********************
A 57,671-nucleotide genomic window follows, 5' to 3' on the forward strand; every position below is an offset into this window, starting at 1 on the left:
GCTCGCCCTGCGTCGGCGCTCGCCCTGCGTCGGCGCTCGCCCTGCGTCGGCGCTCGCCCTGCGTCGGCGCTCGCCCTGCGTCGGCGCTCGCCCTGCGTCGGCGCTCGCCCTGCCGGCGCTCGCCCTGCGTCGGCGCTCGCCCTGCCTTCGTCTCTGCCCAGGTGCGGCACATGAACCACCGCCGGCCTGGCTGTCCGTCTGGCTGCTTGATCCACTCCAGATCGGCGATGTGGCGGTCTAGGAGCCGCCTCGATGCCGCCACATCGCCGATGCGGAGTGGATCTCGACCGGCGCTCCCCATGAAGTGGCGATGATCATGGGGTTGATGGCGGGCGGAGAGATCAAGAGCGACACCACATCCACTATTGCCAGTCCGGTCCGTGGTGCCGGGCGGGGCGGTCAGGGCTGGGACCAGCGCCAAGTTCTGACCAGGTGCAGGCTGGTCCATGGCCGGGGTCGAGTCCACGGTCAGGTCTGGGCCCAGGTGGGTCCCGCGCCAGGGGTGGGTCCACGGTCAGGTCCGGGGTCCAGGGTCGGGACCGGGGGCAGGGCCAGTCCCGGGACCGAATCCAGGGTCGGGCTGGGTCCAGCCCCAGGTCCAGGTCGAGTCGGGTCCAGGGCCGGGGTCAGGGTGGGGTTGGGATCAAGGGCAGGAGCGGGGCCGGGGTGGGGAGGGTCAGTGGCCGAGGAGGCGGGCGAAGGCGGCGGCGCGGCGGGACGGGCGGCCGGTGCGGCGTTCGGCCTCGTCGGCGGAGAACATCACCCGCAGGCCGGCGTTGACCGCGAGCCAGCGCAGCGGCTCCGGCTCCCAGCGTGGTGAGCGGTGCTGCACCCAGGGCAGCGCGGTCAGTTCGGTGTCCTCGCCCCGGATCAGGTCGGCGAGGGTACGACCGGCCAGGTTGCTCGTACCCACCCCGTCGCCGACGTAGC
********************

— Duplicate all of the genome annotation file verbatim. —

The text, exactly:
A 57,671-nucleotide genomic window follows, 5' to 3' on the forward strand; every position below is an offset into this window, starting at 1 on the left:
GCTCGCCCTGCGTCGGCGCTCGCCCTGCGTCGGCGCTCGCCCTGCGTCGGCGCTCGCCCTGCGTCGGCGCTCGCCCTGCGTCGGCGCTCGCCCTGCGTCGGCGCTCGCCCTGCCGGCGCTCGCCCTGCGTCGGCGCTCGCCCTGCCTTCGTCTCTGCCCAGGTGCGGCACATGAACCACCGCCGGCCTGGCTGTCCGTCTGGCTGCTTGATCCACTCCAGATCGGCGATGTGGCGGTCTAGGAGCCGCCTCGATGCCGCCACATCGCCGATGCGGAGTGGATCTCGACCGGCGCTCCCCATGAAGTGGCGATGATCATGGGGTTGATGGCGGGCGGAGAGATCAAGAGCGACACCACATCCACTATTGCCAGTCCGGTCCGTGGTGCCGGGCGGGGCGGTCAGGGCTGGGACCAGCGCCAAGTTCTGACCAGGTGCAGGCTGGTCCATGGCCGGGGTCGAGTCCACGGTCAGGTCTGGGCCCAGGTGGGTCCCGCGCCAGGGGTGGGTCCACGGTCAGGTCCGGGGTCCAGGGTCGGGACCGGGGGCAGGGCCAGTCCCGGGACCGAATCCAGGGTCGGGCTGGGTCCAGCCCCAGGTCCAGGTCGAGTCGGGTCCAGGGCCGGGGTCAGGGTGGGGTTGGGATCAAGGGCAGGAGCGGGGCCGGGGTGGGGAGGGTCAGTGGCCGAGGAGGCGGGCGAAGGCGGCGGCGCGGCGGGACGGGCGGCCGGTGCGGCGTTCGGCCTCGTCGGCGGAGAACATCACCCGCAGGCCGGCGTTGACCGCGAGCCAGCGCAGCGGCTCCGGCTCCCAGCGTGGTGAGCGGTGCTGCACCCAGGGCAGCGCGGTCAGTTCGGTGTCCTCGCCCCGGATCAGGTCGGCGAGGGTACGACCGGCCAGGTTGCTCGTACCCACCCCGTCGCCGACGTAGC